This video shows you how to take psychedelic abstract long exposure photographs of Christmas lights. You'll want to set your camera's shutter speed to to BULB mode and use your camera's pop-up flash (or external flash), then spin yourself around in front of your Christmas tree. It helps if all the lights are turned off in the room except for the Christmas tree lights.
Here are the six different tricks. There will be an image on top, and an description underneath each image.
Spin either in a chair or while standing up. Try not to move your arm, hand, or head while doing this, because it will cause unwanted camera-shake. You can experiment moving your arm up and down or something if you want to, it just will give you a different effect.
Hold your camera by the lens out in front of your with your right hand, twist just like you did in the first trick, only this time take your left hand and move your camera so it zooms in and rotates at the same time. If you do this several times, you should eventually get a result where the lines will twirl around you, like you are in some type of TRON video game or something. And hey, Photoshopping your face using the Liquify tool to make you look like an alien never hurts.
Use a star filter screwed on the front of your camera lens. This will slice and the light into thin lines. This looks cool when you twirl the filter around your lens as well because the stars will appear to be "twinkling".
Use manual focus, still in bulb mode, and simply move your camera around your Christmas tree while the exposure is taking place. You will end up with really techy-yet-beautiful abstract photographs that you can use in backgrounds for Photoshop projects or the like.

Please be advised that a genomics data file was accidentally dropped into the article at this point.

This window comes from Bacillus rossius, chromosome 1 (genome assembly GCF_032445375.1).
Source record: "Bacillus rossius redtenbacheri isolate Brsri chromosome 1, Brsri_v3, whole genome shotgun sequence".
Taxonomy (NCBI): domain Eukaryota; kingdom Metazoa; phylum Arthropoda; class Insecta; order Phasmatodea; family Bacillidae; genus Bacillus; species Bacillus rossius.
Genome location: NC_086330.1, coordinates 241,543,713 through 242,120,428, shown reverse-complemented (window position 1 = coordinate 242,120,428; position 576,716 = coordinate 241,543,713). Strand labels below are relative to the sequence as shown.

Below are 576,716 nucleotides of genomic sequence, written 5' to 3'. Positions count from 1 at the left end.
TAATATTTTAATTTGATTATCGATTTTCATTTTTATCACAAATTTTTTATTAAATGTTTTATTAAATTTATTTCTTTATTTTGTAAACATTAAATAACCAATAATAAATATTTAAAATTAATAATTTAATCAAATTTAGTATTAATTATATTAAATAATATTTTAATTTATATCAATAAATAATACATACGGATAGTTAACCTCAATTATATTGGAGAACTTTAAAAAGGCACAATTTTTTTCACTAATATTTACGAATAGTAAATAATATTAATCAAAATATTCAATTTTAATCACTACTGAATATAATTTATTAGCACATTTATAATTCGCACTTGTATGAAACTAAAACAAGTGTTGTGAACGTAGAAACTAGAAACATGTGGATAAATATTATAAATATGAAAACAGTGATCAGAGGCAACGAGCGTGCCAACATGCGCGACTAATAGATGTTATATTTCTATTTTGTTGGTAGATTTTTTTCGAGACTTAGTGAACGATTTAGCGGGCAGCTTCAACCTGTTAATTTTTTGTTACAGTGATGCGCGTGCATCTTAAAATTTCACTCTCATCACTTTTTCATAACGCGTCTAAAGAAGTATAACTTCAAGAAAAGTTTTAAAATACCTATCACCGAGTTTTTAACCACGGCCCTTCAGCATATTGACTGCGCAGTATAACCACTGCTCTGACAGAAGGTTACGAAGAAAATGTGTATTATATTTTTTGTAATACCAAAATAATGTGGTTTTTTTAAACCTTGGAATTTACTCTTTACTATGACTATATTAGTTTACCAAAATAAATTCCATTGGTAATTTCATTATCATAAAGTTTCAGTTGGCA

Put your camera on a tripod and zoom in while the exposure is taking place.
If you have a higher end DSLR (I'm using a Nikon D300s) there may be a Multiple Exposure function somewhere in the camera's menu. I like to set it to ten and then take several exposures, each shot at a different focal length.
A physiogram is a single long exposure of a flashlight spinning around on a string that is tied to a ceiling. You heard me, simply find a way to attach your flashlight to a string or shoelace or something, then put your camera on the ground with the widest angle you can get (after getting the light in focus, then switching the focus off), turn out the light, turn on the flashlight, give it a good push, then take a long exposure of the physiogram. You can also achieve different kinds of effects by zooming in and out, or focusing in and out while the exposure is taking place. You can also use different colored lights, and blend them later in Photoshop. When you take the photo, I recommend using a 30 second (the maximum shutter time on most DSLR cameras, unfortunately) exposure, or, if you have a BULB mode on your camera, you can use that.
Examples of Physiography:
This last image was manipulated later on a computer.
You could theoretically create a physiogram with a sparkler too. Yep, a firework SPARKLER. How awesome would that be? I haven't done it before, however the idea would be to put your camera on the ground facing upwards underneath some protective glass. Tie the sparkler to a tree branch, weight it down somehow, and take the shot the same way you would take a regular physiogram.
You could also use a tripod pointing down at a mirror, with the light source above the mirror. This way you would capture the reflection, and you would be able to see through your viewfinder. I like using a wide angle lens and just putting my camera on the ground and taking the shot, however.
If your in a highschool photography class, this will totally flip people out. Most, if not everyone, will not know how you did it. At least that's how it was when I did it in highschool.
The Maglight Solitaire Flashlight is a neat little light that enables the head to be taken off, so it can be in "candle mode". This is great for physiograms and also any kind of light painting. You will definitely have an advantage when using it. You can easily change the colors later inside of Photoshop, or some other picture editing program by adjusting the Hue/Saturation and/or by creating a new layer with the blend mode set to Color, and then paint on that layer using a color brush.
Here is a how-to tutorial on long exposure photography with sparklers. I also show you how to make perfectly symmetrical psychedelic patterns just by using your DSLR, Adobe Photoshop, and sparks from your fireworks in part II of the tutorial. Make sure to pick up your fireworks the day AFTER Independence Day because they are usually on sale.